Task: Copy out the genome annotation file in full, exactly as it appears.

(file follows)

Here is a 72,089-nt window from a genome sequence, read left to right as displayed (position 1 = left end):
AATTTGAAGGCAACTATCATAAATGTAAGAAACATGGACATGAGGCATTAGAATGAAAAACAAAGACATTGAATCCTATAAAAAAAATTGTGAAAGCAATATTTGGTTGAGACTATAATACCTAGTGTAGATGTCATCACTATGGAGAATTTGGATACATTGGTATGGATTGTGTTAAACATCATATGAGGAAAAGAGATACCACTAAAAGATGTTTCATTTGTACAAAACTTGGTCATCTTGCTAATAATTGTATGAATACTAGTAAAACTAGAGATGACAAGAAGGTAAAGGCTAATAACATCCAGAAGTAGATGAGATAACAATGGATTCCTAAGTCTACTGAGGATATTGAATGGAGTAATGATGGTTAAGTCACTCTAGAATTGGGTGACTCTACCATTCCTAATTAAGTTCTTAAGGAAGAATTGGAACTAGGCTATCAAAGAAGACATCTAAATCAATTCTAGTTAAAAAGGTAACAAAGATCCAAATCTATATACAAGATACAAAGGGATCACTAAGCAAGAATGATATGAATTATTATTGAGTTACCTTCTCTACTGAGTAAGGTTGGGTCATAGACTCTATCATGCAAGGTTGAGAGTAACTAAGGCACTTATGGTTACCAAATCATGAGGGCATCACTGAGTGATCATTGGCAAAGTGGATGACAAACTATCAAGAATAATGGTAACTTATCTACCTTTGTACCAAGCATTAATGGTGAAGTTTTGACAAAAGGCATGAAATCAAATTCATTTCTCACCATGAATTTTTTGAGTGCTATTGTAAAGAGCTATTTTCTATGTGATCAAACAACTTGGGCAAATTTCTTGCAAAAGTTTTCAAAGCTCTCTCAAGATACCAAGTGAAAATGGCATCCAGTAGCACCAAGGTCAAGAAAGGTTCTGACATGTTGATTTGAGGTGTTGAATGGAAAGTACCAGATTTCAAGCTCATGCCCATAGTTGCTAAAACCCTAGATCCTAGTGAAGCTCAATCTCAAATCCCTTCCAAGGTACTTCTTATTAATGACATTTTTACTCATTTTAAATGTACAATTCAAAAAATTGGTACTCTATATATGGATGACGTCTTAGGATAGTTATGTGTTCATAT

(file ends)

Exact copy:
Here is a 72,089-nt window from a genome sequence, read left to right as displayed (position 1 = left end):
AATTTGAAGGCAACTATCATAAATGTAAGAAACATGGACATGAGGCATTAGAATGAAAAACAAAGACATTGAATCCTATAAAAAAAATTGTGAAAGCAATATTTGGTTGAGACTATAATACCTAGTGTAGATGTCATCACTATGGAGAATTTGGATACATTGGTATGGATTGTGTTAAACATCATATGAGGAAAAGAGATACCACTAAAAGATGTTTCATTTGTACAAAACTTGGTCATCTTGCTAATAATTGTATGAATACTAGTAAAACTAGAGATGACAAGAAGGTAAAGGCTAATAACATCCAGAAGTAGATGAGATAACAATGGATTCCTAAGTCTACTGAGGATATTGAATGGAGTAATGATGGTTAAGTCACTCTAGAATTGGGTGACTCTACCATTCCTAATTAAGTTCTTAAGGAAGAATTGGAACTAGGCTATCAAAGAAGACATCTAAATCAATTCTAGTTAAAAAGGTAACAAAGATCCAAATCTATATACAAGATACAAAGGGATCACTAAGCAAGAATGATATGAATTATTATTGAGTTACCTTCTCTACTGAGTAAGGTTGGGTCATAGACTCTATCATGCAAGGTTGAGAGTAACTAAGGCACTTATGGTTACCAAATCATGAGGGCATCACTGAGTGATCATTGGCAAAGTGGATGACAAACTATCAAGAATAATGGTAACTTATCTACCTTTGTACCAAGCATTAATGGTGAAGTTTTGACAAAAGGCATGAAATCAAATTCATTTCTCACCATGAATTTTTTGAGTGCTATTGTAAAGAGCTATTTTCTATGTGATCAAACAACTTGGGCAAATTTCTTGCAAAAGTTTTCAAAGCTCTCTCAAGATACCAAGTGAAAATGGCATCCAGTAGCACCAAGGTCAAGAAAGGTTCTGACATGTTGATTTGAGGTGTTGAATGGAAAGTACCAGATTTCAAGCTCATGCCCATAGTTGCTAAAACCCTAGATCCTAGTGAAGCTCAATCTCAAATCCCTTCCAAGGTACTTCTTATTAATGACATTTTTACTCATTTTAAATGTACAATTCAAAAAATTGGTACTCTATATATGGATGACGTCTTAGGATAGTTATGTGTTCATAT